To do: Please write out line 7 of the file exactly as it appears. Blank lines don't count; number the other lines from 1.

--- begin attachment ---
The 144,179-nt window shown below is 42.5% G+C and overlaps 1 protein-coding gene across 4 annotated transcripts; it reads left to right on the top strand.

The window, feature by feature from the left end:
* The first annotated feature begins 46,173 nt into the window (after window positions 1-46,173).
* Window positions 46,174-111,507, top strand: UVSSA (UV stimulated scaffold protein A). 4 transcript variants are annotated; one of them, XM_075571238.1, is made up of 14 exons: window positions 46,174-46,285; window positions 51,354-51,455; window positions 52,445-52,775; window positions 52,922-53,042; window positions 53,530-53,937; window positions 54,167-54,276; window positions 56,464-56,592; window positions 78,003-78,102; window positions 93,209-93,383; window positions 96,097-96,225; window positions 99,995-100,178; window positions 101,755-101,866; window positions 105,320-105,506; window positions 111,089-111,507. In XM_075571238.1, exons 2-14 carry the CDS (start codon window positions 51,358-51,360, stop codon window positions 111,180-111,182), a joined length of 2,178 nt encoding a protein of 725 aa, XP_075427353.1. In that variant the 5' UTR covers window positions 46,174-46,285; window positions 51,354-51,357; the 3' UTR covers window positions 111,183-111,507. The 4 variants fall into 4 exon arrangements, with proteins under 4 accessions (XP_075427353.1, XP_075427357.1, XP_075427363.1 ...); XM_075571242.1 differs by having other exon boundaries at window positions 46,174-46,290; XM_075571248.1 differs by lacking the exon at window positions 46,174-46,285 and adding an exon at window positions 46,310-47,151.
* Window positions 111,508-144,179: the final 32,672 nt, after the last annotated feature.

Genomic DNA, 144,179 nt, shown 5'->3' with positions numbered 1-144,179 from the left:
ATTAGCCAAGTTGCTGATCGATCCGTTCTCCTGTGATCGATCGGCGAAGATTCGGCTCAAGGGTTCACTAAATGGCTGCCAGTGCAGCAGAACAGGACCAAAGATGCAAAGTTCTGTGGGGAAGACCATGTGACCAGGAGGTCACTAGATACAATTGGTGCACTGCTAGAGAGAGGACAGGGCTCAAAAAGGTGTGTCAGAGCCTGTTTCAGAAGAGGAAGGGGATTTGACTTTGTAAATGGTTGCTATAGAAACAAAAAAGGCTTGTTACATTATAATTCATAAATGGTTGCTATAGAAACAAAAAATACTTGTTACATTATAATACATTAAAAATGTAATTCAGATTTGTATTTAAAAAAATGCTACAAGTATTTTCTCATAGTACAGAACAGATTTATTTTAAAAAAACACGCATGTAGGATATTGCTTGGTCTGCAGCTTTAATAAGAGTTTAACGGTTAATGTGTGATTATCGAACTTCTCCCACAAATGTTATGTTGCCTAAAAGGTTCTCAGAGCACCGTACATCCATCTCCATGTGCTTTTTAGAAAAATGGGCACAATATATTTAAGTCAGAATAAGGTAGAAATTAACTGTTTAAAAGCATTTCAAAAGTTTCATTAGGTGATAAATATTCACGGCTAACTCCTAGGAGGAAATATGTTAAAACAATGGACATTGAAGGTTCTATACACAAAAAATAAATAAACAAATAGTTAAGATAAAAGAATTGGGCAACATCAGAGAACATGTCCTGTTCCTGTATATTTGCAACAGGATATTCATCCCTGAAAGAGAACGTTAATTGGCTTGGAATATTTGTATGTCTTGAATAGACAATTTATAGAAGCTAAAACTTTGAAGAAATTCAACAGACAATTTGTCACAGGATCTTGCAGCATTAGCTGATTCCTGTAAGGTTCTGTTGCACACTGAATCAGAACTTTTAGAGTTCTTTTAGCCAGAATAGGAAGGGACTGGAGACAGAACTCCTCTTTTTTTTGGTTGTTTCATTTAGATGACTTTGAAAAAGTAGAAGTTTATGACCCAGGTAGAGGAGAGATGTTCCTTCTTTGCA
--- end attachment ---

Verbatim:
ATTAGCCAAGTTGCTGATCGATCCGTTCTCCTGTGATCGATCGGCGAAGATTCGGCTCAAGGGTTCACTAAATGGCTGCCAGTGCAGCAGAACAGGACCAAAGATGCAAAGTTCTGTGGGGAAGACCATGTGACCAGGAGGTCACTAGATACAATTGGTGCACTGCTAGAGAGAGGACAGGGCTCAAAAAGGTGTGTCAGAGCCTGTTTCAGAAGAGGAAGGGGATTTGACTTTGTAAATGGTTGCTATAGAAACAAAAAAGGCTTGTTACATTATAATTCATAAATGGTTGCTATAGAAACAAAAAATACTTGTTACATTATAATACATTAAAAATGTAATTCAGATTTGTATTTAAAAAAATGCTACAAGTATTTTCTCATAGTACAGAACAGATTTATTTTAAAAAAACACGCATGTAGGATATTGCTTGGTCTGCAGCTTTAATAAGAGTTTAACGGTTAATGTGTGATTATCGAACTTCTCCCACAAATGTTATGTTGCCTAAAAGGTTCTCAGAGCACCGTACATCCATCTCCATGTGCTTTTTAGAAAAATGGGCACAATATATTTAAGTCAGAATAAGGTAGAAATTAACTGTTTAAAAGCATTTCAAAAGTTTCATTAGGTGATAAATATTCACGGCTAACTCCTAGGAGGAAATATGTTAAAACAATGGACATTGAAGGTTCTATACACAAAAAATAAATAAACAAATAGTTAAGATAAAAGAATTGGGCAACATCAGAGAACATGTCCTGTTCCTGTATATTTGCAACAGGATATTCATCCCTGAAAGAGAACGTTAATTGGCTTGGAATATTTGTATGTCTTGAATAGACAATTTATAGAAGCTAAAACTTTGAAGAAATTCAACAGACAATTTGTCACAGGATCTTGCAGCATTAGCTGATTCCTGTAAGGTTCTGTTGCACACTGAATCAGAACTTTTAGAGTTCTTTTAGCCAGAATAGGAAGGGACTGGAGACAGAACTCCTCTTTTTTTTGGTTGTTTCATTTAGATGACTTTGAAAAAGTAGAAGTTTATGACCCAGGTAGAGGAGAGATGTTCCTTCTTTGCA